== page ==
Sumit Agarwal, Thomas Kigabo, Camelia Minoiu, Andrea Presbitero, and Andre Silva
INTERNATIONAL MONETARY FUND
We examine the impact of a large-scale microcredit expansion program on access to finance and the
transition of first-time borrowers from microfinance institutions to the formal banking sector. Using
administrative micro-data covering the universe of loans to individuals from a developing country, we
show that the program significantly increased access to credit, particularly in less developed areas.
This effect is driven by the newly set-up credit cooperatives (U-SACCOs), which grant loans to
previously unbanked individuals. About 10\% of first-time U-SACCO borrowers that need a second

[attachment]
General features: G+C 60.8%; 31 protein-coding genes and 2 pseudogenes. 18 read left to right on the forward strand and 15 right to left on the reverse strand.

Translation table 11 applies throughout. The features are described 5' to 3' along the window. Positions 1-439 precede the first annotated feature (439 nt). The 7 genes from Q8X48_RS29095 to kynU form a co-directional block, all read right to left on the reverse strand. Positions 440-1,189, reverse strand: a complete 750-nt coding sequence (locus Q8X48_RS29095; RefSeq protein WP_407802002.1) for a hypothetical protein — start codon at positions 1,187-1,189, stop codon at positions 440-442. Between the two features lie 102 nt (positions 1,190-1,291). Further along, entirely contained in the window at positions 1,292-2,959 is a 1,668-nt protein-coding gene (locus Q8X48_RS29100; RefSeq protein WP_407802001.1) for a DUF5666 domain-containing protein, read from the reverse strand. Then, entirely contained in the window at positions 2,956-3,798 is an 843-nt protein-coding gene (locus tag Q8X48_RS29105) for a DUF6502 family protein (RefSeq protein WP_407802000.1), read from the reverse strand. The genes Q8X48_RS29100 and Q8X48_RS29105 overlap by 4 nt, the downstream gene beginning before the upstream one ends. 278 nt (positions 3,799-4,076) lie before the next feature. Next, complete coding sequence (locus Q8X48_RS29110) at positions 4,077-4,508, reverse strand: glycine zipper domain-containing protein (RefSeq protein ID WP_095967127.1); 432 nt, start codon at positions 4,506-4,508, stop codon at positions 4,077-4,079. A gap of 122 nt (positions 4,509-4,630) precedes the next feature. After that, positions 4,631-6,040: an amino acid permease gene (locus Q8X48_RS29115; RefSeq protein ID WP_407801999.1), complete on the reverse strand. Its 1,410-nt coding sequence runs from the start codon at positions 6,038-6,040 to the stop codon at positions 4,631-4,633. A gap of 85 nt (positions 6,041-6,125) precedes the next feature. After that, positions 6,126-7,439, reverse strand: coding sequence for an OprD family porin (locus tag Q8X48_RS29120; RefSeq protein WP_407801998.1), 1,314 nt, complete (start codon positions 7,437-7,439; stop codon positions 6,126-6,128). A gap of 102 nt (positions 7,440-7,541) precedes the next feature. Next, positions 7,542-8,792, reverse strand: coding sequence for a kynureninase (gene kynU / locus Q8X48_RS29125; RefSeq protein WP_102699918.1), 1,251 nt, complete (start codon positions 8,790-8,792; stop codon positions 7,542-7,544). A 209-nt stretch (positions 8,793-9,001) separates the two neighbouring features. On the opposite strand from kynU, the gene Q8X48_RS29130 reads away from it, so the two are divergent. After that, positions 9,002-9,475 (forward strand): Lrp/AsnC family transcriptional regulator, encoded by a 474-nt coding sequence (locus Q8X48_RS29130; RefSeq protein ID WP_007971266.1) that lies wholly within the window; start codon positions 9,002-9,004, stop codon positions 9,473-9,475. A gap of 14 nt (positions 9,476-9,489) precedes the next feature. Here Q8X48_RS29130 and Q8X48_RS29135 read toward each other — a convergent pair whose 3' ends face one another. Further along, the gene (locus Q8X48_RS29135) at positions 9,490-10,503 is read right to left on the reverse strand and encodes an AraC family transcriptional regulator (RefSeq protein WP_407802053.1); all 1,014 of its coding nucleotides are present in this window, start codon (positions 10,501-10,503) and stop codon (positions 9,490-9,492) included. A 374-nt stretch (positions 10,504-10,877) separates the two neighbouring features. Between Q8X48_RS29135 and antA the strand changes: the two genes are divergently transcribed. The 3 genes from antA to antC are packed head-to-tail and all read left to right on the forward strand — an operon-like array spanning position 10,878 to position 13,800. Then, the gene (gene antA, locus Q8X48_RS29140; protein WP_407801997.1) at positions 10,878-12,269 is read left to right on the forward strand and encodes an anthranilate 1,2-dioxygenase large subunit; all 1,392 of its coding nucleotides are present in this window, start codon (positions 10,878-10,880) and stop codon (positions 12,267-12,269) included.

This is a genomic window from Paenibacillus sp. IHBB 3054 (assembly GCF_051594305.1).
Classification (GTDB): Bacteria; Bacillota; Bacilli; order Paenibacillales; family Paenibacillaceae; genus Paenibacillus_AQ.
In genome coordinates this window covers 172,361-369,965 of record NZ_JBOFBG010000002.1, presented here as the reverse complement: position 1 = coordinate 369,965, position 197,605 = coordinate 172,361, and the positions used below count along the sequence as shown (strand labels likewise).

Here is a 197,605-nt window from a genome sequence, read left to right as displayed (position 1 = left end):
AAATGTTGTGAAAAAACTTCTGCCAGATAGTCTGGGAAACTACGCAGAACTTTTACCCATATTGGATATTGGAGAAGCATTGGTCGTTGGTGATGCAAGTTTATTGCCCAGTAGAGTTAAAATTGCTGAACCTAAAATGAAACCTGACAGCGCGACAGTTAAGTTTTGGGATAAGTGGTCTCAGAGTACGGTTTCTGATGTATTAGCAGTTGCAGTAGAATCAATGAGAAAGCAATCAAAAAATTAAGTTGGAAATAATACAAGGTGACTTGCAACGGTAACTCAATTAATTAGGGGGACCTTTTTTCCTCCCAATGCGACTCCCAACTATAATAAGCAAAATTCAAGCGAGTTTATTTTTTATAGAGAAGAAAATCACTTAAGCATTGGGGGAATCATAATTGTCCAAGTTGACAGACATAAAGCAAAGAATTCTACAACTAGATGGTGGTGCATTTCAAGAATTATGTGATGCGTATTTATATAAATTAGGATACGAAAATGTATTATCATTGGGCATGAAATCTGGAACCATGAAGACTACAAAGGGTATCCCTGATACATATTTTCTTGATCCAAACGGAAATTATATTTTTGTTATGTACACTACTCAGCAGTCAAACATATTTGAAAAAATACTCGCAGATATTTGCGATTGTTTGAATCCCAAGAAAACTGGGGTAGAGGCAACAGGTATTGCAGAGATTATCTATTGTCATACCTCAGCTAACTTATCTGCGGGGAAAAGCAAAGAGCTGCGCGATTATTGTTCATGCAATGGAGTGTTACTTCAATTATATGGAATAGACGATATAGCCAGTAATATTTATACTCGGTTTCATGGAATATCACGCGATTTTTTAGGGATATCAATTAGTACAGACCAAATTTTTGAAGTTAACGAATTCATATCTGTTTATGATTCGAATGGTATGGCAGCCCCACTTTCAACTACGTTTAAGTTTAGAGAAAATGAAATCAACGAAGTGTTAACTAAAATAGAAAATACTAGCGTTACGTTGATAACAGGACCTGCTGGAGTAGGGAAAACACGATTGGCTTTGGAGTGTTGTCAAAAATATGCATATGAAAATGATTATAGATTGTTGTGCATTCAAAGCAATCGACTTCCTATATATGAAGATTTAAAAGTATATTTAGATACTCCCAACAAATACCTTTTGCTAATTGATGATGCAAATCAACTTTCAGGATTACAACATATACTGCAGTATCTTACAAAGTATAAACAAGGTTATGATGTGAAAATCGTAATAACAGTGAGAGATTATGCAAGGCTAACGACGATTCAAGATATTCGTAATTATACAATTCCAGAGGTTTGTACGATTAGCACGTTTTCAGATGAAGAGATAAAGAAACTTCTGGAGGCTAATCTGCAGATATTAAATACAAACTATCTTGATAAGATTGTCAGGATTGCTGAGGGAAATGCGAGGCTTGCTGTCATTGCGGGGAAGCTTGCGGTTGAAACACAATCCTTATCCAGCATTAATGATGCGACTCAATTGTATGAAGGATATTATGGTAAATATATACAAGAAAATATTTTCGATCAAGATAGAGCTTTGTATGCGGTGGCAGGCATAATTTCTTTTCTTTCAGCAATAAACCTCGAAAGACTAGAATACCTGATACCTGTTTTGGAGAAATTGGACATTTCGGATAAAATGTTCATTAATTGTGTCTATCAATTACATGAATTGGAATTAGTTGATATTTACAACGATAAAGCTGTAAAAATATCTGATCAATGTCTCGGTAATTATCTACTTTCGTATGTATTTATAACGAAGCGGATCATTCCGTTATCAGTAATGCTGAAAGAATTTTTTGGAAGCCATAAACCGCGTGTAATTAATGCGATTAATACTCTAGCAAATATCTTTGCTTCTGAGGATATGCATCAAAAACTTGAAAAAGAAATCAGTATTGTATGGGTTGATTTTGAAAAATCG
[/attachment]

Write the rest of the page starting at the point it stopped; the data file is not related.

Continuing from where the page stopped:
loan switch to the formal banking sector, with commercial banks cream-skimming less risky
borrowers from U-SACCOs and granting them larger, cheaper, and longer-term loans. These
borrowers are not riskier than similar individuals already in the formal banking sector and only
initially receive smaller loans. Our results suggest that the microfinance sector, together with a well functioning
credit reference bureau, help mitigate information frictions in credit markets.